Legacy: A Gift By Will

The grass withers and the flowers fall,
but the word of our God stands forever.
(Isaiah 40:8 NIV)



What does it take to leave a legacy? First, you must have something to leave behind. Second, it is beneficial to have a legal will. Yet, the most needed thing is a willingness to give it away. As we quiet our hearts before God, we not only benefit ourselves, we also are impacting others with a spiritual legacy.

A tangible way to share this legacy is to be present with others. To offer to be in God’s presence with them in your every day, ordinary life. We can extend prayer for others while we are in our own solitude and we can petition God together in community.

One of the many gifts God gave to us is the written Scriptures. I used to love learning Bible stories in Vacation Bible School. And as a teenager, we had youth leaders who encouraged us to read the Bible to get to know God more. I even remember my first quiet times spent in the attic space off our bedroom, which my sisters and I made into a secret hideout. I would climb in that space with my Bible, a little quiet time notebook and my heart open to God. I would read a short passage of Scripture and write down a phrase that I liked, along with a prayer back to God about the verses.

Spending time in God’s word became a sacred memory, that grew out of a willingness to set aside  the time and space, which I could have filled with other activities.

Today, in 30 Ways to Wake Up Your Quiet Time, Pam Farrel reminds us that we can leave a spiritual legacy for others. Most times, I think that my quiet time is for me, but what a wonderful gift to give to others, by spending time in God’s presence praying for and contemplating Scripture for someone else. 

Pam suggests this idea, which may take a commitment of your will to accomplish, but would be well worth it. (I have not done this myself, but I am asking God to give me one person to do this for as a special gift, as a legacy to encourage their spiritual growth.)

Here’s the idea: 

Try reading the Bible through  and marking it up to give as a gift . . .point out the verses that you think would encourage or strengthen [another person] . . . by highlighting, underlining and writing notes in the margin. Recall verses that helped you choose a career . . .or navigate a significant transition. (She asked one son to give titles to the Psalms; for another she wrote titles for each chapter in the book of Ruth with observations or questions for the son to contemplate.)

Pam did this for each of her three boys. She doesn’t say how long it took her, but what a gift! Here’s how this gift of time and love impacted her quiet moments:

As I read through the Bible for my three sons (one Bible for each son), I gained a new appreciation for Scripture. I valued my time in the Word more because not only was I growing as an individual, I was building a legacy.

©Pam Farrel from 30 Ways to Wake Up Your Quiet Time (IVP). For more devotional books by Pam http://www.Love-wise.com
As I look at the magnitude of this gift, I think I could never do it. I would have to adjust my expectations and dedicate my Bible reading to mostly preparing the gift Bible for the recipient. I think it would be an interesting way to invest my time with God and for the other person.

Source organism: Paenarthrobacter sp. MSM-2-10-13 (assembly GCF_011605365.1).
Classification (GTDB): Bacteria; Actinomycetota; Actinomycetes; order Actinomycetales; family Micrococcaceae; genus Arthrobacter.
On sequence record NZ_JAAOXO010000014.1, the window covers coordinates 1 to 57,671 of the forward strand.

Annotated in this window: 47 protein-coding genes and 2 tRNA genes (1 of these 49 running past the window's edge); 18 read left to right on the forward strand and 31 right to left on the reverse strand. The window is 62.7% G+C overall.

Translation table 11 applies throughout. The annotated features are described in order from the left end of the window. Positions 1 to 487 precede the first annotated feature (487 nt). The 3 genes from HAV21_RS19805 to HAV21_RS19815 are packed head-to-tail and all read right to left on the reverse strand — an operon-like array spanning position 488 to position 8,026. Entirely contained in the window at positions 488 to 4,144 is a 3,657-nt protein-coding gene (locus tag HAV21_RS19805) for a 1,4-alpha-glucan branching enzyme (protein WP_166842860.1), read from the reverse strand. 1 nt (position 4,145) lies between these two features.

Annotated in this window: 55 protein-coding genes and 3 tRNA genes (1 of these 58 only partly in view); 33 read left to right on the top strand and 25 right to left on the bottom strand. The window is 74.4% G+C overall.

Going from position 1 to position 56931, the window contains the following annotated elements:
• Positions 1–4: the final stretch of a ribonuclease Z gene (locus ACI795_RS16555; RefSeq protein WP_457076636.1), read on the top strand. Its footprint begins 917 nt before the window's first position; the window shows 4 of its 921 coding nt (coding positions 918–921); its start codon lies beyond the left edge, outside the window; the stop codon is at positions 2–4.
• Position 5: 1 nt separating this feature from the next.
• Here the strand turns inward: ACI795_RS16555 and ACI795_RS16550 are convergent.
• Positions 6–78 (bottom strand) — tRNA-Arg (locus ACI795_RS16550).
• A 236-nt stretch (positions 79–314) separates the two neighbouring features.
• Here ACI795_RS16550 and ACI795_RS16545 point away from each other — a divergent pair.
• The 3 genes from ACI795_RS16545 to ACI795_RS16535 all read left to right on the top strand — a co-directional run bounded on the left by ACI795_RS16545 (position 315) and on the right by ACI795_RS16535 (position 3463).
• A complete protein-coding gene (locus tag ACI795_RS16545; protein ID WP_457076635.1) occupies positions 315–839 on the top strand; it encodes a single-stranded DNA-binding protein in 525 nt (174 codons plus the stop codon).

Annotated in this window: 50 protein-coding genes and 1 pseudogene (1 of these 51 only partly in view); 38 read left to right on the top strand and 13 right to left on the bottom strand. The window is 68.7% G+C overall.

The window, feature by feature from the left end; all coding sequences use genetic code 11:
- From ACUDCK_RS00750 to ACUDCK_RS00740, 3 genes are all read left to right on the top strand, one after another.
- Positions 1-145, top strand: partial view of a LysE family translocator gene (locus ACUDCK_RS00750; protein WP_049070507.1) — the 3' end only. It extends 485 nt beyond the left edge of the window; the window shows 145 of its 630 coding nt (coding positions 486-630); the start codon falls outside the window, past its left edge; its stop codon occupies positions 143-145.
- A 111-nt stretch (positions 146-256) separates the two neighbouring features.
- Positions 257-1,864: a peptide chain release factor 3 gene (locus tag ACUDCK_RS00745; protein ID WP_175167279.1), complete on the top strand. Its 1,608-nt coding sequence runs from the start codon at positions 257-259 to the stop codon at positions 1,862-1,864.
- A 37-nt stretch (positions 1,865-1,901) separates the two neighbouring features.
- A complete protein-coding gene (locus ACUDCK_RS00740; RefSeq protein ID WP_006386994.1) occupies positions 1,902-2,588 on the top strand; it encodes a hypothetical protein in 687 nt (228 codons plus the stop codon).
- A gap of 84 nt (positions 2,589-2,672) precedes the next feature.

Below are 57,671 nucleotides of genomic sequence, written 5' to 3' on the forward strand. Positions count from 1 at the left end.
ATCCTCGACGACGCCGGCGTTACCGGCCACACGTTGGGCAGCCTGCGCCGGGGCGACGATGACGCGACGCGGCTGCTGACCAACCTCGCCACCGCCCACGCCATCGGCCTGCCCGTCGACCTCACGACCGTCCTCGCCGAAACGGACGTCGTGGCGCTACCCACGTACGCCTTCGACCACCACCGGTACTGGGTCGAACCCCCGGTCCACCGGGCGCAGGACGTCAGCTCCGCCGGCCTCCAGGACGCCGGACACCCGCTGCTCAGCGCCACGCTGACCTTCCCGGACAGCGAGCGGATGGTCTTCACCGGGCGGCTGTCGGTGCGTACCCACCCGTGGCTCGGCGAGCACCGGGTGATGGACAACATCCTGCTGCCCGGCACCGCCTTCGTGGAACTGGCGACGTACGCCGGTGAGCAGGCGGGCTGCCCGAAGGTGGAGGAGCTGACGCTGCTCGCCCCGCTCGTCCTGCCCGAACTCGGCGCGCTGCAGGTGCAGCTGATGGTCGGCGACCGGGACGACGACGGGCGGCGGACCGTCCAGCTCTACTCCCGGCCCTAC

If going through the whole Bible seems like too much, brainstorm with God for other creative ways to leave a Scriptural legacy for someone special in your life. Maybe a journal with special verses that you are praying for them or a scrapbook with pictures and favorite verses to encourage them at a certain season of life or on a special occasion. 
Have you ever had anyone leave you a spiritual legacy? 
If so, how has it impacted your life?


Here’s another creative way to leave a Scriptural legacy that I read about over here. This is the second time recently that I have heard about Journibles. My friend, Lynn, directed me to Healthy Spirituality by Jean Wise, who also reviewed the Journibles. And today my friend, Kelly, showed me the post at New Nostalgia.

5 thoughts on “Legacy: A Gift By Will

  1. I have a special book of scripture and devotions for my daughter…sadly, right now she is rebelling against God. I have to check out the Journables and links! Thanks, Kel…love your posts.

  2. I love Pam's idea. What a great legacy. she has left for her sons. But if you don't have time to write marginalia for someone else, do it for yourself, and interact with the Lord and His Word on the pages of your own bible (or Bibles, as I have a number of them …. I start a new one when the margins get filled). Just bequeath those personal Bibles to your progeny. It will be a legacy of love. I am reading a book on marginalia, and which simply reinforces what I have done for years. And I am thrilled to know that the very place where I rehearse for my Bach concerts houses the Bible of Johann Sebastian Bach, with all his personally highlighted passages and margin notes. I canNOT wait to see it firsthand. WHat a treasure!Lovelynni

  3. Lynni- I often wonder if anyone will be able to decipher my margin notes…I would love to know the title of the book you are reading about marginalia…and what a treasure to be able to see Bach's Bible…is it open to the public?

  4. Kel – This one really sparked my interest. It will require discipline … but what good discipline. I read the intro on the journibles link, and I am thinking about scribing Deuteronomy as Jesus came to fulfill the law and I want to know it more intimately. Pray that I will remain mindful of that opportunity, or rather, just start doing it.

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